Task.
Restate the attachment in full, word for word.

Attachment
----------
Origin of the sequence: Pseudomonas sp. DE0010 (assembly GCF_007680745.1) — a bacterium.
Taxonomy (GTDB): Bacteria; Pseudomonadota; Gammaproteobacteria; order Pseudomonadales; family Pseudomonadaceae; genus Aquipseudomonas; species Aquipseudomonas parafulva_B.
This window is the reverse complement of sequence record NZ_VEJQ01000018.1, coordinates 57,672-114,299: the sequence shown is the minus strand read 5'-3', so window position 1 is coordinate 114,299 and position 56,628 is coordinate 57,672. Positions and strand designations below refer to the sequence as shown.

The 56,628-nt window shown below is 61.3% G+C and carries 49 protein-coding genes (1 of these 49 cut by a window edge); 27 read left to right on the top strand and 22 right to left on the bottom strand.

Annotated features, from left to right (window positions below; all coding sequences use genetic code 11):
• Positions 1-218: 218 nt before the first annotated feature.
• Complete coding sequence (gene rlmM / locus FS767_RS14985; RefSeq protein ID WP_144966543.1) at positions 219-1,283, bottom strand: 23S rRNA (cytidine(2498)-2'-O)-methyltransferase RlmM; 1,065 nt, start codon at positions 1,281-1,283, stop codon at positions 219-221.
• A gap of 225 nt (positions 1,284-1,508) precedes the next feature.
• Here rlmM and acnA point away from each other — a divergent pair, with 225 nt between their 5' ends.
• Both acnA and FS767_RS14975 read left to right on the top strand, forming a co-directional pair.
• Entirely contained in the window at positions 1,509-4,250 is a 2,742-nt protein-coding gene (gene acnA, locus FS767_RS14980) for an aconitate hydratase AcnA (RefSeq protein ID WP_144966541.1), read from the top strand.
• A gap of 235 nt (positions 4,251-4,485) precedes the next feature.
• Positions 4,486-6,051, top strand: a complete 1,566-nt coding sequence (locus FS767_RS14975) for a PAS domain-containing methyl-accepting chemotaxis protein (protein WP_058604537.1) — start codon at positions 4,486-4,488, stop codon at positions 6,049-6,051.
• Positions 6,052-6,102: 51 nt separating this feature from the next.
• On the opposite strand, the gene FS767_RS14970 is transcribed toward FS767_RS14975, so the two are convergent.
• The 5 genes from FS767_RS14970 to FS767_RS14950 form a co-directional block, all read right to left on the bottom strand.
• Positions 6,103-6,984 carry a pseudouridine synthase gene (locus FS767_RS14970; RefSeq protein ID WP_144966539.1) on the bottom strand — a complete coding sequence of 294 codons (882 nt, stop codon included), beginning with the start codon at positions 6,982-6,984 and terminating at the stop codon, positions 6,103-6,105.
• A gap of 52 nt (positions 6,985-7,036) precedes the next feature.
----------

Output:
Origin of the sequence: Pseudomonas sp. DE0010 (assembly GCF_007680745.1) — a bacterium.
Taxonomy (GTDB): Bacteria; Pseudomonadota; Gammaproteobacteria; order Pseudomonadales; family Pseudomonadaceae; genus Aquipseudomonas; species Aquipseudomonas parafulva_B.
This window is the reverse complement of sequence record NZ_VEJQ01000018.1, coordinates 57,672-114,299: the sequence shown is the minus strand read 5'-3', so window position 1 is coordinate 114,299 and position 56,628 is coordinate 57,672. Positions and strand designations below refer to the sequence as shown.

The 56,628-nt window shown below is 61.3% G+C and carries 49 protein-coding genes (1 of these 49 cut by a window edge); 27 read left to right on the top strand and 22 right to left on the bottom strand.

Annotated features, from left to right (window positions below; all coding sequences use genetic code 11):
• Positions 1-218: 218 nt before the first annotated feature.
• Complete coding sequence (gene rlmM / locus FS767_RS14985; RefSeq protein ID WP_144966543.1) at positions 219-1,283, bottom strand: 23S rRNA (cytidine(2498)-2'-O)-methyltransferase RlmM; 1,065 nt, start codon at positions 1,281-1,283, stop codon at positions 219-221.
• A gap of 225 nt (positions 1,284-1,508) precedes the next feature.
• Here rlmM and acnA point away from each other — a divergent pair, with 225 nt between their 5' ends.
• Both acnA and FS767_RS14975 read left to right on the top strand, forming a co-directional pair.
• Entirely contained in the window at positions 1,509-4,250 is a 2,742-nt protein-coding gene (gene acnA, locus FS767_RS14980) for an aconitate hydratase AcnA (RefSeq protein ID WP_144966541.1), read from the top strand.
• A gap of 235 nt (positions 4,251-4,485) precedes the next feature.
• Positions 4,486-6,051, top strand: a complete 1,566-nt coding sequence (locus FS767_RS14975) for a PAS domain-containing methyl-accepting chemotaxis protein (protein WP_058604537.1) — start codon at positions 4,486-4,488, stop codon at positions 6,049-6,051.
• Positions 6,052-6,102: 51 nt separating this feature from the next.
• On the opposite strand, the gene FS767_RS14970 is transcribed toward FS767_RS14975, so the two are convergent.
• The 5 genes from FS767_RS14970 to FS767_RS14950 form a co-directional block, all read right to left on the bottom strand.
• Positions 6,103-6,984 carry a pseudouridine synthase gene (locus FS767_RS14970; RefSeq protein ID WP_144966539.1) on the bottom strand — a complete coding sequence of 294 codons (882 nt, stop codon included), beginning with the start codon at positions 6,982-6,984 and terminating at the stop codon, positions 6,103-6,105.
• A gap of 52 nt (positions 6,985-7,036) precedes the next feature.